Tor May Cut back CapacityAdded: Wednesday, April 23rd, 2014
Category: Recent Headlines Involving File Sharing > Current Events
Tags:ET, p2p, Torrent, Piracy, Peer To Peer, Network, Hackers, Internet, BitTorrent, Google, utorrent, bitcomet, extratorrent, 2013, www.extratorrent.cc
Perhaps, the well-known secure networking service will close down 1/8 of its capacity because of the Heartbleed bug. Tor, which allows everyone to access the Internet untraceably, works on a network of donated servers that bounce encrypted data between themselves prior to returning back on to the open web. If there are enough internal relays, you won’t be able to determine which traffic is coming from which machines.
The problem is that some Tor nodes are operating on servers with OpenSSL versions 1.0.1 to 1.0.1f installed, which are vulnerable to the Heartbleed flaw. In other words, an attacker could theoretically exploit the bug on those servers to find internal information relating to the service itself, thus compromising the security of the whole network.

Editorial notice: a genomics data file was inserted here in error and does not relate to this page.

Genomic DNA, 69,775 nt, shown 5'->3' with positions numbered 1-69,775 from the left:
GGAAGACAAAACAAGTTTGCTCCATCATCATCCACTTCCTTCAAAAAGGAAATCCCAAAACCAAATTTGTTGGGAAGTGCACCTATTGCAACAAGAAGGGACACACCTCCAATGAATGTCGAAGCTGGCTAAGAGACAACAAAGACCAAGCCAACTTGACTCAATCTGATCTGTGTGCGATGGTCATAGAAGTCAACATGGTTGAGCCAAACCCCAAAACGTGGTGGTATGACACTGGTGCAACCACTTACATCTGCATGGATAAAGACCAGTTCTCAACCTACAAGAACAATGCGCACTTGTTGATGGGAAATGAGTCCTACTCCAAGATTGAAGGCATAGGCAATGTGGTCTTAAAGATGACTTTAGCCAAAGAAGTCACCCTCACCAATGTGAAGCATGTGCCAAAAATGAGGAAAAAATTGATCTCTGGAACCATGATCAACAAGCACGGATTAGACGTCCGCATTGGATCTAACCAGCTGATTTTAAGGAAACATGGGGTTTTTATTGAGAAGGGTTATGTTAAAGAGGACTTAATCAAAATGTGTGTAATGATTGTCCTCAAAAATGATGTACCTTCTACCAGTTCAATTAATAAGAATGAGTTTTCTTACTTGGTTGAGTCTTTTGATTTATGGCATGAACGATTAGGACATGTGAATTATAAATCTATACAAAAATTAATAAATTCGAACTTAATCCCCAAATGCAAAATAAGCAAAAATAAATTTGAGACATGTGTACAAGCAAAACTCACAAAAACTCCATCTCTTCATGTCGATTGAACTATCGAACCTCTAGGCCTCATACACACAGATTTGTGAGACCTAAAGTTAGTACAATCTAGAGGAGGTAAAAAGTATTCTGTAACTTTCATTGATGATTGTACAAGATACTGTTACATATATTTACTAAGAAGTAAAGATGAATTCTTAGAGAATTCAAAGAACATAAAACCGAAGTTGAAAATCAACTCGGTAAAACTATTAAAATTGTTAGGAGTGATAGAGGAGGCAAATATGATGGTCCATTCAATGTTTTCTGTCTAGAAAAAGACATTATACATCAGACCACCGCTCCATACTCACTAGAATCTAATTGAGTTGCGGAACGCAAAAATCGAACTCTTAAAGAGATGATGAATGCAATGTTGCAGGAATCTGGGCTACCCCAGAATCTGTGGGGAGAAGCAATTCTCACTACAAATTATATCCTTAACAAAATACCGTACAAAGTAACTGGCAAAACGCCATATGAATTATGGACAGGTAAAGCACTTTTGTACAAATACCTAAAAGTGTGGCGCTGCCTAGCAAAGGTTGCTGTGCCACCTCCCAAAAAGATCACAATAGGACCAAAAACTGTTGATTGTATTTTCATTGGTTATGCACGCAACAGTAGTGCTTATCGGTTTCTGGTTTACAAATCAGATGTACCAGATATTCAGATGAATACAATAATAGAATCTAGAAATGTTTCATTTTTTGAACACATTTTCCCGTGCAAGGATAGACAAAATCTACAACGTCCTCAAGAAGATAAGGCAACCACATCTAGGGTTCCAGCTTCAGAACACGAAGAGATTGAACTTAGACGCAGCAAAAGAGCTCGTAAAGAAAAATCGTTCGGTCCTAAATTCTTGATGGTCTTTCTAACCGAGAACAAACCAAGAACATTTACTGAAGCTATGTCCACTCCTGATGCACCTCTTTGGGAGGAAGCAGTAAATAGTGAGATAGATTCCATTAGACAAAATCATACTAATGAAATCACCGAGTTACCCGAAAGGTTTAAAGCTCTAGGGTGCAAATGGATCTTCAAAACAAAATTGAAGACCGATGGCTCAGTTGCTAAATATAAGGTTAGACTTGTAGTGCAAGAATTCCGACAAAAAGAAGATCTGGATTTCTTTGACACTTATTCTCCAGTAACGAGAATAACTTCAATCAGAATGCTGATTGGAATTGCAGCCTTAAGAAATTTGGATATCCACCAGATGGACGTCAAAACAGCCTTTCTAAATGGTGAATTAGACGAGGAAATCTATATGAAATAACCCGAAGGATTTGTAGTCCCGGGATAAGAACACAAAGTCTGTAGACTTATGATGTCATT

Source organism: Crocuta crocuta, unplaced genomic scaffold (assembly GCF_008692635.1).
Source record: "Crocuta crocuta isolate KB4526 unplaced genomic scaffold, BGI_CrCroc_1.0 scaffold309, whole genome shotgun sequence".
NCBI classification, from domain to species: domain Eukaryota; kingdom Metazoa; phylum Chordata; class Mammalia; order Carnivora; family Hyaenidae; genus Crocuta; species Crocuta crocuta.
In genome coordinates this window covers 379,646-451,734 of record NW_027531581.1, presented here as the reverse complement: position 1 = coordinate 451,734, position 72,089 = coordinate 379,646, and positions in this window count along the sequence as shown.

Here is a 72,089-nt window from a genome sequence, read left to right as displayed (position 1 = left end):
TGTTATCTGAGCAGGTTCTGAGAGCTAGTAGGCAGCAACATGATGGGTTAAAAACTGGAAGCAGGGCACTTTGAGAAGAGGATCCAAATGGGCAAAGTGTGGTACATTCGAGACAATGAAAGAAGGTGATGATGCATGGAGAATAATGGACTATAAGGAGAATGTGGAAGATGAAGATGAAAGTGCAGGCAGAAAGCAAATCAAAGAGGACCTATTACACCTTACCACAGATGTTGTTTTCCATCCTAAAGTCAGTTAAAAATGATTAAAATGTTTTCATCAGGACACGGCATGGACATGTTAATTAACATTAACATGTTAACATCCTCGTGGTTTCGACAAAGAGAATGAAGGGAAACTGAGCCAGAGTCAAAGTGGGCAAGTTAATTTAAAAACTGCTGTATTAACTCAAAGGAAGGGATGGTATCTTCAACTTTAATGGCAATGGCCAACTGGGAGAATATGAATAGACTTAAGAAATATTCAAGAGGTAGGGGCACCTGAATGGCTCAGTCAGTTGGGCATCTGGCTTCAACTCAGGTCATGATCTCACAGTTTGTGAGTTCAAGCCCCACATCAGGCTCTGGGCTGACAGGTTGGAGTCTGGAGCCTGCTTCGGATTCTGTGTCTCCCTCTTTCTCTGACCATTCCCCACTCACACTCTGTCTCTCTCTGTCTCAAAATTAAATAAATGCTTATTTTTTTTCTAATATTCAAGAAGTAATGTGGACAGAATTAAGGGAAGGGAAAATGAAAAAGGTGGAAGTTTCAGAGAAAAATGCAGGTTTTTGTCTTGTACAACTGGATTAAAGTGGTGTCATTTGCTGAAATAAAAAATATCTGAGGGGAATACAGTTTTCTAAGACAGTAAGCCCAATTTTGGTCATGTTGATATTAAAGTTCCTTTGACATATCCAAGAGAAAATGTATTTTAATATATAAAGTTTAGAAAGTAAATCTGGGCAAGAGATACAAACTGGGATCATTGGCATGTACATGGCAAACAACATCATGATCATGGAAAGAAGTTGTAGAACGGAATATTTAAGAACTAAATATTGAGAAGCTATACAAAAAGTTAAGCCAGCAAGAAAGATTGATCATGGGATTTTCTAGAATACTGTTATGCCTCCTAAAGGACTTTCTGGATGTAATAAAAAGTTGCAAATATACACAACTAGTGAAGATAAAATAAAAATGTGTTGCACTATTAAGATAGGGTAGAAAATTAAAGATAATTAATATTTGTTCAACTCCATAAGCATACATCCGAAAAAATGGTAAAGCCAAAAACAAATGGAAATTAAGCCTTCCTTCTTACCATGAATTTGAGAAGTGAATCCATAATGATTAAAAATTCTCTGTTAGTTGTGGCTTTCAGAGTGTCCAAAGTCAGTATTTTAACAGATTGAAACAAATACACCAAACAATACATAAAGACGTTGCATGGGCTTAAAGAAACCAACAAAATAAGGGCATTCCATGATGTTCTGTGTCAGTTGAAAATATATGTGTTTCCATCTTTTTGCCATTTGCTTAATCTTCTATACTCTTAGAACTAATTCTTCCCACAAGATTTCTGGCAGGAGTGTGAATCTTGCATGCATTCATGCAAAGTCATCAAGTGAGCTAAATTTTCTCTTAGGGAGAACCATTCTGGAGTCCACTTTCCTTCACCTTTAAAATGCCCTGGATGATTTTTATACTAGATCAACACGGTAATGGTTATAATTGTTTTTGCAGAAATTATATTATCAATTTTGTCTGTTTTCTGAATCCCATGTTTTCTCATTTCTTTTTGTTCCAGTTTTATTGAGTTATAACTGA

This discovery was reason for Roger Dingledine, one of the initial developers of Tor, to suggest that nodes which run the vulnerable versions of OpenSSL should not be used in the network anymore. He admitted that if the other directory authority operators follow suit, Tor will lose about 12% of the exit capacity plus 12% of its guard capacity. The plans are that the servers are allowed to be back on once they have upgraded their OpenSSL. However, if they remain vulnerable, Dingledine really doesn’t want that identity key on the Tor network even after they have upgraded their OpenSSL. Hopefully, the cut won’t be noticed by ordinary users.
April 23rd,2014Posted by:
Wednesday, April 23rd, 2014
|dont really bother useing tor it is the most slowest thing ever|
|Not anymore it's not, TOR is as fast as any normal browser these days.|
|posted by (2014-04-25 00:26:03)|
|They will just patch these servers and then bring them back into the network so I don't see this as being a big issue in the long run. There may be a small decrease in performance in the short term but nothing to worry about.||
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